Built first as a convenience store in the 1920s and ‘30s, much of the clientele came from the Civilian Conservation Corps and visitors exploring Arizona via the Southern Pacific Railroad. Today, you’ll find a simple store up front, a cozy café in the back, a stage for musical guests outside, and rooms for lodging in a separate building behind the café. Each room comes with a hummingbird feeder hanging just outside the door.

Visit the café in summer and enjoy a meal outside while watching a concert of local musicians. Owner Mitch Webster recommends the green chile cheeseburger, a popular customer order. In the winter, order a hot chocolate piled high with whipped cream and talk to locals ready to share their story of how they fell in love with Portal and came to live here. You’ll hear about rare birds otherwise found only in Mexico and sightings like jaguarundi and mountain lion. Says Webster, it’s here in Portal that one can have “an incredible experience in the middle of nowhere.”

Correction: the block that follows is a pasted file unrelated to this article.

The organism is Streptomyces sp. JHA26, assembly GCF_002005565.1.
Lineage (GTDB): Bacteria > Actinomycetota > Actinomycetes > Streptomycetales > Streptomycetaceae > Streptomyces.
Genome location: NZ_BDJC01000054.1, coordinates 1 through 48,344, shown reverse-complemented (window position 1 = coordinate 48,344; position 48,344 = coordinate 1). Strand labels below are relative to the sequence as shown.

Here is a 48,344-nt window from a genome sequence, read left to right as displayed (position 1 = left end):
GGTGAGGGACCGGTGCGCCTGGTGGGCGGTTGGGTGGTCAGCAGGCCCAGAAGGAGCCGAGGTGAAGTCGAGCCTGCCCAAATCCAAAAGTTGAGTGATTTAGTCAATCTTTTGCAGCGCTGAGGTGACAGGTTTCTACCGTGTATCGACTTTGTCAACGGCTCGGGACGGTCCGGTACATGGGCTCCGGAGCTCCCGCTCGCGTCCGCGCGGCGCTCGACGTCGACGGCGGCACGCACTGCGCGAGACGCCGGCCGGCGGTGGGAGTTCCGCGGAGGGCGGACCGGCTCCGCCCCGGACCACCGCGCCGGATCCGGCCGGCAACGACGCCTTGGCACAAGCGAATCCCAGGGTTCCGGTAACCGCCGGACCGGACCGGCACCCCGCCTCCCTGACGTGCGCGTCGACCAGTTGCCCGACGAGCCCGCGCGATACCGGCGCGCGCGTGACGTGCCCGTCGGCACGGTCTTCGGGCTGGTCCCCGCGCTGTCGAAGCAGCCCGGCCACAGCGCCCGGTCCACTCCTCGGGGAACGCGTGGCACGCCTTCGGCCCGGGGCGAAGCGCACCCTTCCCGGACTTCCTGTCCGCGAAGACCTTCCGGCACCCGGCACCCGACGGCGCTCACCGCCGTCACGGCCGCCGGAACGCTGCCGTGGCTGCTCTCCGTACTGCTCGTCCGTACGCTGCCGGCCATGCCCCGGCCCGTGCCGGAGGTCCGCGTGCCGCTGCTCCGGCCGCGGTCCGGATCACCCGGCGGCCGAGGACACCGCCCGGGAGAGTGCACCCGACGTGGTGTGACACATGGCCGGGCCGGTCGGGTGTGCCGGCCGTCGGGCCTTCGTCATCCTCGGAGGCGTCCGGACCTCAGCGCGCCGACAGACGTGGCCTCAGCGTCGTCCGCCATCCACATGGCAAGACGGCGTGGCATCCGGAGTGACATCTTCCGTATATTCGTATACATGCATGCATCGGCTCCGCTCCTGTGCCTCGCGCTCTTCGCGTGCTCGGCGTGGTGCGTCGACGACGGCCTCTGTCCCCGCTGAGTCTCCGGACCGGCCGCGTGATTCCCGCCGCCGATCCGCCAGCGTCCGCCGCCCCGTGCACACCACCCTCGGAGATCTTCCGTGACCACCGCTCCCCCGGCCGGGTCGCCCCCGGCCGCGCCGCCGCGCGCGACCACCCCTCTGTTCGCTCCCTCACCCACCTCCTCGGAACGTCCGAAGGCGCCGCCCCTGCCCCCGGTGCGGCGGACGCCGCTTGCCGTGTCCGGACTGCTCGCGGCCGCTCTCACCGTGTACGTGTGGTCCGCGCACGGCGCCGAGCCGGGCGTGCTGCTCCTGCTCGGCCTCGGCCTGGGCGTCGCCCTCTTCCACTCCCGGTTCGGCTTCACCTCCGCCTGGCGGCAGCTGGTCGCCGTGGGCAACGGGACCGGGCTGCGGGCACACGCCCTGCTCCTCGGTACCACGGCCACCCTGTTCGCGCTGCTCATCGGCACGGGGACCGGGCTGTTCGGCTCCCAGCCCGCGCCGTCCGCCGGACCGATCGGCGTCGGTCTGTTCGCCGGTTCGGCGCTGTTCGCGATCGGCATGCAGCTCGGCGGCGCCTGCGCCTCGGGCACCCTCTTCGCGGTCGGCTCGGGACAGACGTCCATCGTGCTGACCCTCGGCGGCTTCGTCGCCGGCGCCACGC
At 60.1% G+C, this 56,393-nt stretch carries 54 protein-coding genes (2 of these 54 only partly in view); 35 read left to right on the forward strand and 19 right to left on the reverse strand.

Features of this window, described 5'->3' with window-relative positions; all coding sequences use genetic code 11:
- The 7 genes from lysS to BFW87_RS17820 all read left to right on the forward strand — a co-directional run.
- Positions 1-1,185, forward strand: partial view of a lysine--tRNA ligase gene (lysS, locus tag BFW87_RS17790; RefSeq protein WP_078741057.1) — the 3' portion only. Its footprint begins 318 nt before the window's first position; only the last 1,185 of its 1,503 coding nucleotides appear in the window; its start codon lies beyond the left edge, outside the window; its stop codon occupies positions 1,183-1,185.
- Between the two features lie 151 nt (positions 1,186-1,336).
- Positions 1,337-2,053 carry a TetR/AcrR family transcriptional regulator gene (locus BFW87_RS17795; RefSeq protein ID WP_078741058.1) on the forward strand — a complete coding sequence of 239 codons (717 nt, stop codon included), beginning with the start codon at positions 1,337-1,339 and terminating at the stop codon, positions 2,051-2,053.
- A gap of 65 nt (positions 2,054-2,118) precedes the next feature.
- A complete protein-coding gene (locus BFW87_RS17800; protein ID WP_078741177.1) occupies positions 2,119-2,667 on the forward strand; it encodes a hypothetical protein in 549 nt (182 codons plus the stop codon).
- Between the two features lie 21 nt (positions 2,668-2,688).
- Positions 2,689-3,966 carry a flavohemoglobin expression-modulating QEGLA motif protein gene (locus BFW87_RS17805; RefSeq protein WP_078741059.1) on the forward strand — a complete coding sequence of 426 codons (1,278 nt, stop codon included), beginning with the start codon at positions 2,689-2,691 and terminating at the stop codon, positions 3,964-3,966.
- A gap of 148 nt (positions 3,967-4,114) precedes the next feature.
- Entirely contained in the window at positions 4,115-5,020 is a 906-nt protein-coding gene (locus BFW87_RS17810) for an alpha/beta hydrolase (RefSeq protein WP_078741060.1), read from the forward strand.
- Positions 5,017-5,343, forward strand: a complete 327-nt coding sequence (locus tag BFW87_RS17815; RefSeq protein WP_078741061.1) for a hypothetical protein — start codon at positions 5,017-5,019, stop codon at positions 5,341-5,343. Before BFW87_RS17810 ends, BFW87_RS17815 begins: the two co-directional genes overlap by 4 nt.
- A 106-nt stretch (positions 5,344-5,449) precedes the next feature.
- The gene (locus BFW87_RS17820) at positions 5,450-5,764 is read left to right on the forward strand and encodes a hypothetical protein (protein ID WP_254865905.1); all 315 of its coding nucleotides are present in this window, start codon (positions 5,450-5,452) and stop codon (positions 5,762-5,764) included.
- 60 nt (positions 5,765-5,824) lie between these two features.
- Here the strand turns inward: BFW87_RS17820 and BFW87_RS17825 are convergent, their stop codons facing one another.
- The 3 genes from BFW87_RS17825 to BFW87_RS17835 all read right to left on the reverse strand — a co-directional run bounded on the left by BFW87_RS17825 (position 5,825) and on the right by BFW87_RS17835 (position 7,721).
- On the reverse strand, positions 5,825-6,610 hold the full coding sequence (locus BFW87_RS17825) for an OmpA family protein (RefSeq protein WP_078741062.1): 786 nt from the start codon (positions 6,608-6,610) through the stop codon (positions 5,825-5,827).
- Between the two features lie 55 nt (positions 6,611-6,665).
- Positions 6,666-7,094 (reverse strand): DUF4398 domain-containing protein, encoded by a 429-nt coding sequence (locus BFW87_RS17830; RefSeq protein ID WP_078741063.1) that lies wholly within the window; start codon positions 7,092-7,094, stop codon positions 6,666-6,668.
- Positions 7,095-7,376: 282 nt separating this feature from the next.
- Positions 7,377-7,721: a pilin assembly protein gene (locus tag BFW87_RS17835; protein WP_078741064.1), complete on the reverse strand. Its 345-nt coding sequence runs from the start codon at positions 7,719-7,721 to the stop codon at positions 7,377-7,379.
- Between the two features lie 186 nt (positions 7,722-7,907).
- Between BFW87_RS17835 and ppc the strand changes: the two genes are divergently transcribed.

From the Portal Café, travel 0.3 miles west on Portal Road until you see a house on the left. Pull into the driveway to visit Dave Jasper’s bird feeders, a hotspot among birders. Jasper, a guide for Naturalist Journeys and expert birder, lives here and has recorded 166 species in his yard. “I’m not a privacy nut and have always shared my properties with whoever,” Jasper says. Visit in summer to see vivid orange Hooded Orioles and the two largest hummingbirds in North America, the blue-throated and magnificent hummingbirds. Be sure to sign the guest page and view the finds of others.